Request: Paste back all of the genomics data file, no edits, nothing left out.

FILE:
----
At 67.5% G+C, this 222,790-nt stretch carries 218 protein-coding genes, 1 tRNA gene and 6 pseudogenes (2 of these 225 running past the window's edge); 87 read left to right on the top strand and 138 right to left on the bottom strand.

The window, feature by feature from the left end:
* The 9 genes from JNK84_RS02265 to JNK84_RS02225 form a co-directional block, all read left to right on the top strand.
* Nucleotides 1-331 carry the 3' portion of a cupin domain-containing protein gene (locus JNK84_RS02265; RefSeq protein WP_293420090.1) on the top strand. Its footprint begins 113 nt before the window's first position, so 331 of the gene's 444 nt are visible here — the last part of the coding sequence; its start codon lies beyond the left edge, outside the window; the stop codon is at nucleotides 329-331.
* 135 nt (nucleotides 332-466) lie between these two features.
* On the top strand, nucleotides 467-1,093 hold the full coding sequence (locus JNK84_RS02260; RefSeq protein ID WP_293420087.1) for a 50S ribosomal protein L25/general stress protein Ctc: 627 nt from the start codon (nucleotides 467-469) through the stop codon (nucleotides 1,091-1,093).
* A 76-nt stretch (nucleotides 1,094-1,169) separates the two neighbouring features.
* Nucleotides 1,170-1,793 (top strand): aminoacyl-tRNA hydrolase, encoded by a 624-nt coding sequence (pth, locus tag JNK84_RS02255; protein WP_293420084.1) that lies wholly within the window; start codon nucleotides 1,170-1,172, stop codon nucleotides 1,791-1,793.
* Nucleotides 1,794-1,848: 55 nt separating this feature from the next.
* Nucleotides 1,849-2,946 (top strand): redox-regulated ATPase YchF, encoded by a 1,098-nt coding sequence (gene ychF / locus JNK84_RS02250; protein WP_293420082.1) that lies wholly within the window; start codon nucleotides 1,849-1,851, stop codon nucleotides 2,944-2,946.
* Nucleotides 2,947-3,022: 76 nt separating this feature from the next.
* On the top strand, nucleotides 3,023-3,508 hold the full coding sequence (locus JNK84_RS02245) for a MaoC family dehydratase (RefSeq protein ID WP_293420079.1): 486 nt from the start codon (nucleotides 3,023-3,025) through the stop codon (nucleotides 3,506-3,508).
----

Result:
At 67.5% G+C, this 222,790-nt stretch carries 218 protein-coding genes, 1 tRNA gene and 6 pseudogenes (2 of these 225 running past the window's edge); 87 read left to right on the top strand and 138 right to left on the bottom strand.

The window, feature by feature from the left end:
* The 9 genes from JNK84_RS02265 to JNK84_RS02225 form a co-directional block, all read left to right on the top strand.
* Nucleotides 1-331 carry the 3' portion of a cupin domain-containing protein gene (locus JNK84_RS02265; RefSeq protein WP_293420090.1) on the top strand. Its footprint begins 113 nt before the window's first position, so 331 of the gene's 444 nt are visible here — the last part of the coding sequence; its start codon lies beyond the left edge, outside the window; the stop codon is at nucleotides 329-331.
* 135 nt (nucleotides 332-466) lie between these two features.
* On the top strand, nucleotides 467-1,093 hold the full coding sequence (locus JNK84_RS02260; RefSeq protein ID WP_293420087.1) for a 50S ribosomal protein L25/general stress protein Ctc: 627 nt from the start codon (nucleotides 467-469) through the stop codon (nucleotides 1,091-1,093).
* A 76-nt stretch (nucleotides 1,094-1,169) separates the two neighbouring features.
* Nucleotides 1,170-1,793 (top strand): aminoacyl-tRNA hydrolase, encoded by a 624-nt coding sequence (pth, locus tag JNK84_RS02255; protein WP_293420084.1) that lies wholly within the window; start codon nucleotides 1,170-1,172, stop codon nucleotides 1,791-1,793.
* Nucleotides 1,794-1,848: 55 nt separating this feature from the next.
* Nucleotides 1,849-2,946 (top strand): redox-regulated ATPase YchF, encoded by a 1,098-nt coding sequence (gene ychF / locus JNK84_RS02250; protein WP_293420082.1) that lies wholly within the window; start codon nucleotides 1,849-1,851, stop codon nucleotides 2,944-2,946.
* Nucleotides 2,947-3,022: 76 nt separating this feature from the next.
* On the top strand, nucleotides 3,023-3,508 hold the full coding sequence (locus JNK84_RS02245) for a MaoC family dehydratase (RefSeq protein ID WP_293420079.1): 486 nt from the start codon (nucleotides 3,023-3,025) through the stop codon (nucleotides 3,506-3,508).